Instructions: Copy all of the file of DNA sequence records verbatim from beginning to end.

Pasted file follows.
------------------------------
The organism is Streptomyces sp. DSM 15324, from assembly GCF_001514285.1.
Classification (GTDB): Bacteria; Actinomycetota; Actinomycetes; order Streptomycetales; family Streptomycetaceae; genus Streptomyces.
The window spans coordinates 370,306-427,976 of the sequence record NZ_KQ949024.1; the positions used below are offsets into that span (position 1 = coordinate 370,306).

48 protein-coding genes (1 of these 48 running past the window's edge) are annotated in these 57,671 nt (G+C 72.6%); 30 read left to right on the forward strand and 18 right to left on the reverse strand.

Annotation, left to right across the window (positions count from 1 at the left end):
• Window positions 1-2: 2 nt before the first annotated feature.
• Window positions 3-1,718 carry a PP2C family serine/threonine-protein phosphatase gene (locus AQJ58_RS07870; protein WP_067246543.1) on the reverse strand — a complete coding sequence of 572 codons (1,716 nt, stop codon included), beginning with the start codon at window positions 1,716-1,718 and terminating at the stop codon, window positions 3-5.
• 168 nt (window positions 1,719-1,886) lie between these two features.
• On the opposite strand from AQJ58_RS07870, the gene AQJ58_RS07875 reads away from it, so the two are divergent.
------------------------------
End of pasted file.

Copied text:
The organism is Streptomyces sp. DSM 15324, from assembly GCF_001514285.1.
Classification (GTDB): Bacteria; Actinomycetota; Actinomycetes; order Streptomycetales; family Streptomycetaceae; genus Streptomyces.
The window spans coordinates 370,306-427,976 of the sequence record NZ_KQ949024.1; the positions used below are offsets into that span (position 1 = coordinate 370,306).

48 protein-coding genes (1 of these 48 running past the window's edge) are annotated in these 57,671 nt (G+C 72.6%); 30 read left to right on the forward strand and 18 right to left on the reverse strand.

Annotation, left to right across the window (positions count from 1 at the left end):
• Window positions 1-2: 2 nt before the first annotated feature.
• Window positions 3-1,718 carry a PP2C family serine/threonine-protein phosphatase gene (locus AQJ58_RS07870; protein WP_067246543.1) on the reverse strand — a complete coding sequence of 572 codons (1,716 nt, stop codon included), beginning with the start codon at window positions 1,716-1,718 and terminating at the stop codon, window positions 3-5.
• 168 nt (window positions 1,719-1,886) lie between these two features.
• On the opposite strand from AQJ58_RS07870, the gene AQJ58_RS07875 reads away from it, so the two are divergent.